$$\begin{gathered} \frac{\partial p}{{\partial t}} + \frac{\partial }{\partial x}\left( {pqh^{ - 1} } \right) + \frac{\partial }{\partial y}\left( {q^{2} h^{ - 1} } \right) \hfill \\ \quad = - n^{2} qg\left( {p^{2} + q^{2} } \right)^{0.5} h^{ - 2} - gh\frac{\partial H}{{\partial y}} \hfill \\ \quad \quad + qk + \frac{\partial }{\rho \partial x}\left( {h\lambda_{xy} } \right) + \frac{\partial }{\rho \partial y}\left( {h\lambda_{yy} } \right) \hfill \\ \end{gathered}$$

where \(h\) is the water depth (m), \(p\) and \(q\) denote the specific flow in the directions of \(x\) and \(y\) measured in \({\text{m}}^{2} {\text{s}}^{ - 1}\). \(r\) is the net rainfall in \({\text{m}}\). \(H\) is the surface elevation in m, while \(g\) stands for acceleration due to gravity measured in \({\text{ms}}^{ - 2}\). \(n\) is the manning’s coefficient \(\left( {{\text{sm}}^{{{{ - 1} \mathord{\left/ {\vphantom {{ - 1} 3}} \right. \kern-\nulldelimiterspace} 3}}} } \right)\), \(\rho\) is the density in \({\text{kgm}}^{ - 3}\). \(\lambda_{xx}\), \(\lambda_{xy}\),\(\lambda_{yy}\) represent the effective shear stress components, while \(k\) is the Coriolis measured in \({\text{s}}^{ - 1}\). For the case when the analysis considered diffusive wave equation, then the inertial components in Eqs. (2) and (3) is left out.

HEC-RAS has the capability to analyse either a fully 2D Saint Venant equation or the 2D diffusive wave equation following an implicit finite-volume approach (Brunner 2016). Both 2D diffusive wave and Saint Venant equations can exhibit close performance (Dhungel et al. 2019; Ongdas et al. 2020; Shustikova et al. 2019). However, in the present study, the 2D diffusive wave equation was adopted, because it supports longer time steps, is faster, and produces stable and accurate solutions than the Saint Venant equations (Ongdas et al. 2020; Sarchani et al. 2020).

2.3.2 Uncertainty Analysis and Calibration of Manning’s Roughness Coefficients

In this study, we assessed the possible uncertainties induced in the flow/flood simulation by changes in land use from 2010 to 2017. This was done by evaluating the difference between the three LULC maps with respect to Manning’s roughness coefficients. First, calibration was performed on the six major land use types (Fig. 2) by applying the Manning override regions function in HEC-RAS (Brunner 2016). Subsequently, the calibrated parameters were then used to simulate the floods in HEC-RAS. Because of the small sample size \(n\) of 6, the Student’s \(t -\) distribution was adopted (Brereton 2015). Statistical significance was set at \(p < 0.05\). The analysis considered three combinations of 2010 and 2015, 2010 and 2017, and 2015 and 2017. The test statistics \(t\) is computed as follows:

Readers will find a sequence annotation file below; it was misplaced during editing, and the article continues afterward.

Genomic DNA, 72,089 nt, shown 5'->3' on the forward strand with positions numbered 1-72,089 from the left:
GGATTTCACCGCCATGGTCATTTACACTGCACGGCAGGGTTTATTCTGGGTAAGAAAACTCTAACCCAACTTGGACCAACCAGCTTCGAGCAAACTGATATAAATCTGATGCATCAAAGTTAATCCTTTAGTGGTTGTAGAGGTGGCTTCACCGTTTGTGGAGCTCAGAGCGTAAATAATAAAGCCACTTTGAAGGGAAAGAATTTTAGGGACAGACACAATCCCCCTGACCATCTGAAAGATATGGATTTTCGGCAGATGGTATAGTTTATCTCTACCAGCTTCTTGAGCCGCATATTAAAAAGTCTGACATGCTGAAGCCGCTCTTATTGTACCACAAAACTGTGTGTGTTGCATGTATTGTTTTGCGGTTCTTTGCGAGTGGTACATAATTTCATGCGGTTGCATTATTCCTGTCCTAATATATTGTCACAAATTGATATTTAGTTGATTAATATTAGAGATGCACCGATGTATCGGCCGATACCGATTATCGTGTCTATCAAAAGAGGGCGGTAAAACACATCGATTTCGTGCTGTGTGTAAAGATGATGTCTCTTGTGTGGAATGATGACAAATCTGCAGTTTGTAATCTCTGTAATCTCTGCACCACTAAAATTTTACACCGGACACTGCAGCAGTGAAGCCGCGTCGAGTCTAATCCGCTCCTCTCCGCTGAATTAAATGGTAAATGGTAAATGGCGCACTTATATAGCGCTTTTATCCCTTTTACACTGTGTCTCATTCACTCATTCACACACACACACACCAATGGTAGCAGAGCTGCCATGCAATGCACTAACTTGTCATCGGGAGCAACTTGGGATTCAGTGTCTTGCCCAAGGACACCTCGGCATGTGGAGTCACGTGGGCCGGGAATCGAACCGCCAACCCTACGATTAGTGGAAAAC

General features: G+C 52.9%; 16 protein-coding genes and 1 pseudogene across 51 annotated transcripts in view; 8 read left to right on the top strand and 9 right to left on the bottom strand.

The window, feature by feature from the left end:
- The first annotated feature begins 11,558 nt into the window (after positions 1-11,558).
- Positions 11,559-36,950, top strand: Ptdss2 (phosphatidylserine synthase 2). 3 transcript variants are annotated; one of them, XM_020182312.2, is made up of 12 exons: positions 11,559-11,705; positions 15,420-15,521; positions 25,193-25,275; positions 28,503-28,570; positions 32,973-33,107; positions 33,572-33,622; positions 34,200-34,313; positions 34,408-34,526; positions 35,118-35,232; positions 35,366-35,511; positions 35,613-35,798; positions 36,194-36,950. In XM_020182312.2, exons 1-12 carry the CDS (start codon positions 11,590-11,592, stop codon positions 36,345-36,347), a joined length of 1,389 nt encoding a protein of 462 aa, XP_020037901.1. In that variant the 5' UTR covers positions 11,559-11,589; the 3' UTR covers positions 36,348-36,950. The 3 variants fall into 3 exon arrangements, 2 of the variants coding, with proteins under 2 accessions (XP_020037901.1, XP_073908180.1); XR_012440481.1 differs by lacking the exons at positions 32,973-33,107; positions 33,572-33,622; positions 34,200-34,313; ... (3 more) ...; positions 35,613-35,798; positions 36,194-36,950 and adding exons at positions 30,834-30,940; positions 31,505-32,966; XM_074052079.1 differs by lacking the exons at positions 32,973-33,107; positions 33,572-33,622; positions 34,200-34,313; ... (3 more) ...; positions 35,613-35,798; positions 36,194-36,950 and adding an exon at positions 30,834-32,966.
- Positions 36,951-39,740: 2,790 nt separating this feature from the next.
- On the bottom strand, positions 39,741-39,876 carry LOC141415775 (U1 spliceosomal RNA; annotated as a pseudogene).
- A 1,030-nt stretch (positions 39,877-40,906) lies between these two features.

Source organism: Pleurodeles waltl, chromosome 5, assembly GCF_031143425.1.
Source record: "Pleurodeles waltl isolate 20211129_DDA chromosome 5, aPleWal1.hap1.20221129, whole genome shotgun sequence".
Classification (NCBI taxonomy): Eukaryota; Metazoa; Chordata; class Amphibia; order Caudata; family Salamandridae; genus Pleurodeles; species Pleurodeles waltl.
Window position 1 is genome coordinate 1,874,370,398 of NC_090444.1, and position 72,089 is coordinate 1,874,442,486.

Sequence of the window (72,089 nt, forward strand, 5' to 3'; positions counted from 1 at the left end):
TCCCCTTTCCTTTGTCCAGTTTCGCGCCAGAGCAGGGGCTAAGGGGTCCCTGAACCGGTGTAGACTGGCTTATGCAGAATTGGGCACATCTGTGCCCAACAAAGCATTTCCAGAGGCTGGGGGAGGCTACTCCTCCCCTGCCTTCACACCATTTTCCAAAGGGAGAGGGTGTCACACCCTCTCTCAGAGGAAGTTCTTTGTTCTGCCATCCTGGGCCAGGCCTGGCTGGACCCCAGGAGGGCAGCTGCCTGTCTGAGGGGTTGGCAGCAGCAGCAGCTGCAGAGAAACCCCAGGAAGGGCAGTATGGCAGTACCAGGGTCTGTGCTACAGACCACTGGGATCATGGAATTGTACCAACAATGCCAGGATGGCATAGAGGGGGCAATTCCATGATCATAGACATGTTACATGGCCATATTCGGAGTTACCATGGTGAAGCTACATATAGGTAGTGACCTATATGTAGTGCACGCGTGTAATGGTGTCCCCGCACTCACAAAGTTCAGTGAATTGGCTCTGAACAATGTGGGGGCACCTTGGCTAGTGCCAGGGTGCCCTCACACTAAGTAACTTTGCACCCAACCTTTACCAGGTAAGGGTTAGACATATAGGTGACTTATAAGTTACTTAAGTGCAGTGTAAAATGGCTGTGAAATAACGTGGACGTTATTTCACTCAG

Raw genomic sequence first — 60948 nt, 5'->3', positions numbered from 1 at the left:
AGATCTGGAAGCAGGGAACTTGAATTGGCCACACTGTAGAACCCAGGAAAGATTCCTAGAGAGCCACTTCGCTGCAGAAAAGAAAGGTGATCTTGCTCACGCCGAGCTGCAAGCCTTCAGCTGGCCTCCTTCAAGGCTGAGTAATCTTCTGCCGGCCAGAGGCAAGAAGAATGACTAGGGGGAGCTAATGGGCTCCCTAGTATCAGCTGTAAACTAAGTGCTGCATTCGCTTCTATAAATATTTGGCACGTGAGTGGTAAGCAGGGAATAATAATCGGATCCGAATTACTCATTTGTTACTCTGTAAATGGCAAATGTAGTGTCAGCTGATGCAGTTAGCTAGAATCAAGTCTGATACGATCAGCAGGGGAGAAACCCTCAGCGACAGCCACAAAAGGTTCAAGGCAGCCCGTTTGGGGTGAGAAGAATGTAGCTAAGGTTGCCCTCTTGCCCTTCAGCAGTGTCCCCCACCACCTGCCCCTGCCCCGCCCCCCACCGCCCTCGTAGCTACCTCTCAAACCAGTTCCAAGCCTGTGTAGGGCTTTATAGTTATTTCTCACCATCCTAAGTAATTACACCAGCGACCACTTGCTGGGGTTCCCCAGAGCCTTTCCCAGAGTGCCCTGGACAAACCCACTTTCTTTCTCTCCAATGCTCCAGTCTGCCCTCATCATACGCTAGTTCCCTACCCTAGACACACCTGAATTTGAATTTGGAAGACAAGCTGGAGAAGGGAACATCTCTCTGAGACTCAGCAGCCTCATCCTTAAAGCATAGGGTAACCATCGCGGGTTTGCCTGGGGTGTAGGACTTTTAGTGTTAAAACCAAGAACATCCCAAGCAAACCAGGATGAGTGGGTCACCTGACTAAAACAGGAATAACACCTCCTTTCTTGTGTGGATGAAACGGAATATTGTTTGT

$$t = \frac{{\overline{x}_{1} - \overline{x}_{2} }}{{s_{{\text{p}}} \sqrt {\frac{1}{{n_{1} }} + \frac{1}{{n_{2} }}} }}$$


$$s_{{\text{p}}} = \sqrt {\frac{{\left( {n_{1} - 1} \right)s_{1}^{2} + \left( {n_{2} - 1} \right)s_{2}^{2} }}{{n_{1} + n_{2} - 2}}}$$

where \(s_{{\text{p}}}\) is an estimator of the collective standard deviation of the two samples, \(s_{1}\) and \(s_{2}\) denotes the standard deviation, \(\overline{x}_{1}\) and \(\overline{x}_{2}\) are the mean values, \(n_{1}\) and \(n_{2}\) are the sample size of the manning’s roughness coefficients from say 2010 and 2015, respectively. The \(p\,{\text{value}}\) can be computed using Ms Excel function TDIST (value, \(df\), tail). Considering the period of flow data (1999–2016), the 2015 LULC map (Fig. 2b) was adopted in defining the manning’s coefficient in the HEC-RAS model.

2.3.3 Hydrodynamic Modelling of Floods

Modelling was done using the inputs as DEM, 2015 land cover map (for manning’s coefficients), and synthetic hydrographs for different return periods (see Sects. 2.2.1 to 2.2.3 for details). The 2D flow area covered the low-lying region which is prone to flooding (Fig. 5). Two different boundary conditions (hydrograph and normal depth) were defined. Composite hydrograph boundary conditions were defined upstream of every reach representing the runoff discharges. The normal depth boundary conditions were defined at the downstream of the river and at the edges of the model, where the runoff is presumed to flow. 2D HEC-RAS calculated the outflow, flood depth, water surface elevation, and velocity for each grid as the flood-water propagated throughout the domain to the normal boundary conditions.

Fig. 5
figure 5

2D HEC-RAS flow area

The 2D computational mesh was set up with a cell size of 12.5 × 12.5 m. This selection of grid was to ensure minimal or no deviation from the DEM resolution (12.5 × 12.5 m). Selection of particular time steps in HEC-RAS may influence the results. Small time steps can result in very long computation times, while too large time steps may as well cause numerical diffusion hence model instability (Brunner 2016). In the present study, stability of the model was ensured by estimating the time step based on the Courant–Friedrichs–Lewy approach as follows (Brunner 2016):

$$C = \tfrac{V\Delta t}{{\Delta x}} = \le 1$$

where \(C\) stands for the Courant number (dimensionless), \(V\) is the flood wave velocity (ms−1), \(\Delta t\) is the computational time step (s),\(\Delta x\) denotes the grid size (12.5 m).